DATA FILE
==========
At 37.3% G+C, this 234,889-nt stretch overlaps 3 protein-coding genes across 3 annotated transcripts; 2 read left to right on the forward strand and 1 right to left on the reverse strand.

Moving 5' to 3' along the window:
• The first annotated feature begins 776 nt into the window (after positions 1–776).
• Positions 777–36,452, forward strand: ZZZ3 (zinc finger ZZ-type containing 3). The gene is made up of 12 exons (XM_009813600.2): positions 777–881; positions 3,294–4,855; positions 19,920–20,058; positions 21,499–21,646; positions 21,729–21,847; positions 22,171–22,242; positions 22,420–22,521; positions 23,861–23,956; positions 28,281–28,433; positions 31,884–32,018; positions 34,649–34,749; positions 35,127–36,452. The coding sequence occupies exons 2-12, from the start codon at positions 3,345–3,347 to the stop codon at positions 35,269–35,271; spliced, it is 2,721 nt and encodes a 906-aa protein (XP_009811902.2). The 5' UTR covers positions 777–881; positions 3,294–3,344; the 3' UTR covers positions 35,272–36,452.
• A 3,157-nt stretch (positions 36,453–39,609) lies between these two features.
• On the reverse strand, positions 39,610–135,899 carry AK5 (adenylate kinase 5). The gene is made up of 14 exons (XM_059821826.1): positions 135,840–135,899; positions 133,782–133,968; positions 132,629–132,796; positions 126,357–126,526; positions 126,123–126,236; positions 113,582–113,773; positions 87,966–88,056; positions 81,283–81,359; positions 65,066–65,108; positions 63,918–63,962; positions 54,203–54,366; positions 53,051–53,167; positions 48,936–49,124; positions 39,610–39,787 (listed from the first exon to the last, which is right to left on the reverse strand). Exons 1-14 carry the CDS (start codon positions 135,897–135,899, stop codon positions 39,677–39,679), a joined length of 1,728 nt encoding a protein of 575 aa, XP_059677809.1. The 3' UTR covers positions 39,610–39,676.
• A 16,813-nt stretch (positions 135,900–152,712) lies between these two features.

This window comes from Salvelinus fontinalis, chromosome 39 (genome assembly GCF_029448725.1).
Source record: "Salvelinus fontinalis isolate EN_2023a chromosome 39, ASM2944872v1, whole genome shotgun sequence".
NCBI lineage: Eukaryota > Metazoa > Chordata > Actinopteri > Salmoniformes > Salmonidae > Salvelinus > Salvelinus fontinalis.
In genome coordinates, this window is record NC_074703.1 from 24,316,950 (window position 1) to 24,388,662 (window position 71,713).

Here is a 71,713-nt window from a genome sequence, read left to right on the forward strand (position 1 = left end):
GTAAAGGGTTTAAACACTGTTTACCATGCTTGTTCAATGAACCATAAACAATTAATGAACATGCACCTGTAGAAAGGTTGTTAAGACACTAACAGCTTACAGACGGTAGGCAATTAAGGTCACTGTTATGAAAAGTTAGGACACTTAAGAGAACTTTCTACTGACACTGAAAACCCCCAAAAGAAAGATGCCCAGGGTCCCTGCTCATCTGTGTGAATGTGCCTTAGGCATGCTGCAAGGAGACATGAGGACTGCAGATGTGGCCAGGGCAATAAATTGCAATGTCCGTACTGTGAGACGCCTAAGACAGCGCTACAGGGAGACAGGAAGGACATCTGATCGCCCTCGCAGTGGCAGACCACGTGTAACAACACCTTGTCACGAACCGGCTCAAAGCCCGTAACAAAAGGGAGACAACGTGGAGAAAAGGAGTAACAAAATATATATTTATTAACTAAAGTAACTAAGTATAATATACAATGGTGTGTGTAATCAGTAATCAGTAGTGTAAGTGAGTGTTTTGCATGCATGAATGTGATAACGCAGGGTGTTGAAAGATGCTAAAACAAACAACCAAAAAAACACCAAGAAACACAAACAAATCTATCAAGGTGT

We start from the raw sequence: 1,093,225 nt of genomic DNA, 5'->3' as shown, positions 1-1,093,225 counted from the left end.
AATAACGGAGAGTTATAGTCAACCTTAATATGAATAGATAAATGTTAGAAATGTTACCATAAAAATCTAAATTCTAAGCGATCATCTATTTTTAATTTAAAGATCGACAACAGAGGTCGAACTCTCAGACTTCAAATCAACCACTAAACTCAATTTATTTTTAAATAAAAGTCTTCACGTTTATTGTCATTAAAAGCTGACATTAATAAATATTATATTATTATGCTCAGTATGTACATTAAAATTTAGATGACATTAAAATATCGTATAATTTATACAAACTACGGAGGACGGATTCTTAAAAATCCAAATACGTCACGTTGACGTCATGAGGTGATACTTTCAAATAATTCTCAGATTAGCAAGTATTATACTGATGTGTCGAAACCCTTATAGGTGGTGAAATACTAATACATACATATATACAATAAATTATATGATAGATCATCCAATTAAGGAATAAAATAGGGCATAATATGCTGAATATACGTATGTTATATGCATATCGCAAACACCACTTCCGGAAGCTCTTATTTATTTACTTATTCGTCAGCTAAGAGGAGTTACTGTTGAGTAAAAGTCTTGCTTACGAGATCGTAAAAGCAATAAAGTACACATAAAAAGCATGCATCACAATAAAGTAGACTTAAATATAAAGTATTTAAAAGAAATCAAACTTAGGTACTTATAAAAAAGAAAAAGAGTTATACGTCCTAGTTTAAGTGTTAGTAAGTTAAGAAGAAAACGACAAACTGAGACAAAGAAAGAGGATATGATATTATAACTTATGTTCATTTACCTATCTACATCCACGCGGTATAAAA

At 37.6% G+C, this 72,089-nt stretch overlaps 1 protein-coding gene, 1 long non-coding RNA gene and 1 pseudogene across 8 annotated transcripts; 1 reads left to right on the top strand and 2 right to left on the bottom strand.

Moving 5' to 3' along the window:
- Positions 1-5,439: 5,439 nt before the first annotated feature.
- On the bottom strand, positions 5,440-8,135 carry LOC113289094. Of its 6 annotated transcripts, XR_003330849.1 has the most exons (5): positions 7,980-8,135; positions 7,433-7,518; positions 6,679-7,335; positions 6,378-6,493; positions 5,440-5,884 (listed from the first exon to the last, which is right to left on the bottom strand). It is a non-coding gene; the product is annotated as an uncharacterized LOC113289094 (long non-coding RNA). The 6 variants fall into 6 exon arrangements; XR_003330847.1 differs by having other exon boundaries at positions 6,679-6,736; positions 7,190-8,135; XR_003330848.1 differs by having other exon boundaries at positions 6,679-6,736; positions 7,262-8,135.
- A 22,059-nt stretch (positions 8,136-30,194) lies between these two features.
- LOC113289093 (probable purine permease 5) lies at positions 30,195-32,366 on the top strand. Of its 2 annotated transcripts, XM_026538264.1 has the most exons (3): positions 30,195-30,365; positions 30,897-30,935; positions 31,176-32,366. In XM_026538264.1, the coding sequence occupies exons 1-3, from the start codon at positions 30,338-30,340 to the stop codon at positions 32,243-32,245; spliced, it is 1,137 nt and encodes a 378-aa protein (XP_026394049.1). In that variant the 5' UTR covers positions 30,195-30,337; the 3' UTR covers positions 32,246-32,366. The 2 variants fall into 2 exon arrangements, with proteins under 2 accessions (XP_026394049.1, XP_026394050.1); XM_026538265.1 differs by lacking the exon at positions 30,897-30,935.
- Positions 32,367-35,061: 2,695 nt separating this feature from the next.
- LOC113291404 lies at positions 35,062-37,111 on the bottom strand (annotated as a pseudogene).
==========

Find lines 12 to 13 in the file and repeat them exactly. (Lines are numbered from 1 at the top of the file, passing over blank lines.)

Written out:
Here is a 71,713-nt window from a genome sequence, read left to right on the forward strand (position 1 = left end):
GTAAAGGGTTTAAACACTGTTTACCATGCTTGTTCAATGAACCATAAACAATTAATGAACATGCACCTGTAGAAAGGTTGTTAAGACACTAACAGCTTACAGACGGTAGGCAATTAAGGTCACTGTTATGAAAAGTTAGGACACTTAAGAGAACTTTCTACTGACACTGAAAACCCCCAAAAGAAAGATGCCCAGGGTCCCTGCTCATCTGTGTGAATGTGCCTTAGGCATGCTGCAAGGAGACATGAGGACTGCAGATGTGGCCAGGGCAATAAATTGCAATGTCCGTACTGTGAGACGCCTAAGACAGCGCTACAGGGAGACAGGAAGGACATCTGATCGCCCTCGCAGTGGCAGACCACGTGTAACAACACCTTGTCACGAACCGGCTCAAAGCCCGTAACAAAAGGGAGACAACGTGGAGAAAAGGAGTAACAAAATATATATTTATTAACTAAAGTAACTAAGTATAATATACAATGGTGTGTGTAATCAGTAATCAGTAGTGTAAGTGAGTGTTTTGCATGCATGAATGTGATAACGCAGGGTGTTGAAAGATGCTAAAACAAACAACCAAAAAAACACCAAGAAACACAAACAAATCTATCAAGGTGT